The Affirmative Defense of Prosecution Laches
Modern U.S. Patent Law provides a patentee with a right to exclude others from practicing an invention for twenty years from the earliest priority date. Is it possible that a company could today infringe a U.S. patent with a priority date from 1987? The surprising answer is “yes.” This was the scenario in Personalized Media Communications, LLC (“PMC”) v. Apple, Inc. (“Apple”), a recent case decided by the Court of Appeals for the Federal Circuit (“Federal Circuit”).
The jury in the lower court had unanimously found that Apple infringed U.S. Patent No. 8,191,091 (“‘091 Patent”) and awarded PMC over $308 million in reasonable-royalty damages. Much to PMC’s dismay, the lower court held that Apple had successfully raised the affirmative defense of prosecution laches and the patent was unenforceable against Apple because PMC had employed an inequitable scheme to extend its patent rights that had prejudiced Apple. PMC appealed to the Federal Circuit.
However, the Federal Circuit affirmed that prosecution strategy such as PMC’s, which is shown to be unreasonable and rooted in a strategy to deliberately delay in order to extend patent term length, can result in a patent being unenforceable when the unreasonable strategy has prejudiced the defendant.
In the summer of 1995, the U.S. harmonized its patent terms with those used elsewhere in the world and changed the U.S. patent term to run 20 years from the earliest priority date, rather than the prior framework of 17 years from issuance. Before the new patent law took effect, certain entities sought to take advantage of the patent term provided by the earlier law and filed applications that claimed priority to applications filed under the earlier patent law framework. PMC was one of those entities.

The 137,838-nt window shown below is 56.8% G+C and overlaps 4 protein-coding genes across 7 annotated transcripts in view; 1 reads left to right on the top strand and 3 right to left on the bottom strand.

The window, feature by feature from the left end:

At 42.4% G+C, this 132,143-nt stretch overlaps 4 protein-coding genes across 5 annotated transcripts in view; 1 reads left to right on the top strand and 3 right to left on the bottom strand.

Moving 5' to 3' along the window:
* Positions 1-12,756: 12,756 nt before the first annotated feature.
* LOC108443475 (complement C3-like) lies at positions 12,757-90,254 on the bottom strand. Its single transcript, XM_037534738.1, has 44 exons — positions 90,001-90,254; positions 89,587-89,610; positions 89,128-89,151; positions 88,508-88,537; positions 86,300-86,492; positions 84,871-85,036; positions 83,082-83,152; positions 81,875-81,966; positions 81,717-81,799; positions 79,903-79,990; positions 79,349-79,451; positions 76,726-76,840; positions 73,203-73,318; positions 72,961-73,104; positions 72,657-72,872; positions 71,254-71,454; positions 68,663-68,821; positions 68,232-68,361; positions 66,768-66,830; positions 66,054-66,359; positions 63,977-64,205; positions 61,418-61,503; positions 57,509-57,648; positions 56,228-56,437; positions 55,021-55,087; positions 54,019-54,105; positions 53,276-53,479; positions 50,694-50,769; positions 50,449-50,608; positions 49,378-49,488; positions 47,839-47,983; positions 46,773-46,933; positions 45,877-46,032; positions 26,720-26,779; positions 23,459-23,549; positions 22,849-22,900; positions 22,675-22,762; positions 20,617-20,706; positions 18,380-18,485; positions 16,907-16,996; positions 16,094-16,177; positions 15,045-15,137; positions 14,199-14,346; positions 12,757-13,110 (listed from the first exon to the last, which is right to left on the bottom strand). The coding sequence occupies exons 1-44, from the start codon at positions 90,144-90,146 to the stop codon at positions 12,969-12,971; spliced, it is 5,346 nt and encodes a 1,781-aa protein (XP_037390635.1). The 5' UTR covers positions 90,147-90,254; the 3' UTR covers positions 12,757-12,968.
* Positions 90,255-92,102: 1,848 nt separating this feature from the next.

In the months leading up to the law change, PMC filed 328 patent applications. Each application claimed priority to one or more applications filed in the 1980s, which due to their length (e.g., 500 pages of text) and complexity were still pending in the U.S. Patent & Trademark Office (USPTO). Each application was filed with a single claim and then subsequently amended over time. According to the lower court, this greatly increased the family of related patent claims to the “range of 6,000 to 20,000 claims.” In addition, PMC submitted an unusually vast amount of prior art disclosures, thirty pages, for evaluation by the USPTO, which, according to the lower court, included references having little-to-no relevance. This prosecution strategy appeared to be aligned with internal PMC documents cited by the court describing PMC’s strategy “to prosecute coverage on its technologies deliberately over time in such a way that broad coverage is in effect at any given time while the duration of coverage is prolonged as long as possible” in hope of “exercise[ing] far-reaching market control for as long as 30 to 50 years.”
This article was originally posted in the The National Law Review.
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